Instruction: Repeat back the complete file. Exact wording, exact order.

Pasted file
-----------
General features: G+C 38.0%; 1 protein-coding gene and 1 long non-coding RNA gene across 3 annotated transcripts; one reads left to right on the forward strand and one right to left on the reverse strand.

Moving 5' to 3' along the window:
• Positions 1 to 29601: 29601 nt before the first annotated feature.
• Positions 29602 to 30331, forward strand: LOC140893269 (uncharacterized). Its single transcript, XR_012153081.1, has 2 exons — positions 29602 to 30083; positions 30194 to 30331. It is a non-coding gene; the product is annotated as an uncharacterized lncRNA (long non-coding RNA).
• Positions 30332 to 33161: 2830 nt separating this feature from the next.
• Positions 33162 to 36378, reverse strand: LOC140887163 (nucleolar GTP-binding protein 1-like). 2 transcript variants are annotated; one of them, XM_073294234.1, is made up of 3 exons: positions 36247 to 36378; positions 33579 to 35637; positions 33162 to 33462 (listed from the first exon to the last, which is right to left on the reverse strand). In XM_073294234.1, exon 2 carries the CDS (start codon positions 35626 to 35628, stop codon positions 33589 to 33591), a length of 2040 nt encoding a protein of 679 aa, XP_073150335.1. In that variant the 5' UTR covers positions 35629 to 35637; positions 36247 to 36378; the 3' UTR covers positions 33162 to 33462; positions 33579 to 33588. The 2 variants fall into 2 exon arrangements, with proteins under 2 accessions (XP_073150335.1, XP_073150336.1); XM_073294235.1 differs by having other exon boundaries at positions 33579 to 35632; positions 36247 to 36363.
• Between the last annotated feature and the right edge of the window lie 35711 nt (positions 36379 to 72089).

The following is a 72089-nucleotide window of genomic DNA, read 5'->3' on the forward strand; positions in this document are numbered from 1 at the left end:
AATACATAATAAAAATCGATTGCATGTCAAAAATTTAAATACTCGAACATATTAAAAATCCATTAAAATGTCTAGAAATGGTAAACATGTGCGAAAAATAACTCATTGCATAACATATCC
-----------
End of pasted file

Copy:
General features: G+C 38.0%; 1 protein-coding gene and 1 long non-coding RNA gene across 3 annotated transcripts; one reads left to right on the forward strand and one right to left on the reverse strand.

Moving 5' to 3' along the window:
• Positions 1 to 29601: 29601 nt before the first annotated feature.
• Positions 29602 to 30331, forward strand: LOC140893269 (uncharacterized). Its single transcript, XR_012153081.1, has 2 exons — positions 29602 to 30083; positions 30194 to 30331. It is a non-coding gene; the product is annotated as an uncharacterized lncRNA (long non-coding RNA).
• Positions 30332 to 33161: 2830 nt separating this feature from the next.
• Positions 33162 to 36378, reverse strand: LOC140887163 (nucleolar GTP-binding protein 1-like). 2 transcript variants are annotated; one of them, XM_073294234.1, is made up of 3 exons: positions 36247 to 36378; positions 33579 to 35637; positions 33162 to 33462 (listed from the first exon to the last, which is right to left on the reverse strand). In XM_073294234.1, exon 2 carries the CDS (start codon positions 35626 to 35628, stop codon positions 33589 to 33591), a length of 2040 nt encoding a protein of 679 aa, XP_073150335.1. In that variant the 5' UTR covers positions 35629 to 35637; positions 36247 to 36378; the 3' UTR covers positions 33162 to 33462; positions 33579 to 33588. The 2 variants fall into 2 exon arrangements, with proteins under 2 accessions (XP_073150335.1, XP_073150336.1); XM_073294235.1 differs by having other exon boundaries at positions 33579 to 35632; positions 36247 to 36363.
• Between the last annotated feature and the right edge of the window lie 35711 nt (positions 36379 to 72089).

The following is a 72089-nucleotide window of genomic DNA, read 5'->3' on the forward strand; positions in this document are numbered from 1 at the left end:
AATACATAATAAAAATCGATTGCATGTCAAAAATTTAAATACTCGAACATATTAAAAATCCATTAAAATGTCTAGAAATGGTAAACATGTGCGAAAAATAACTCATTGCATAACATATCC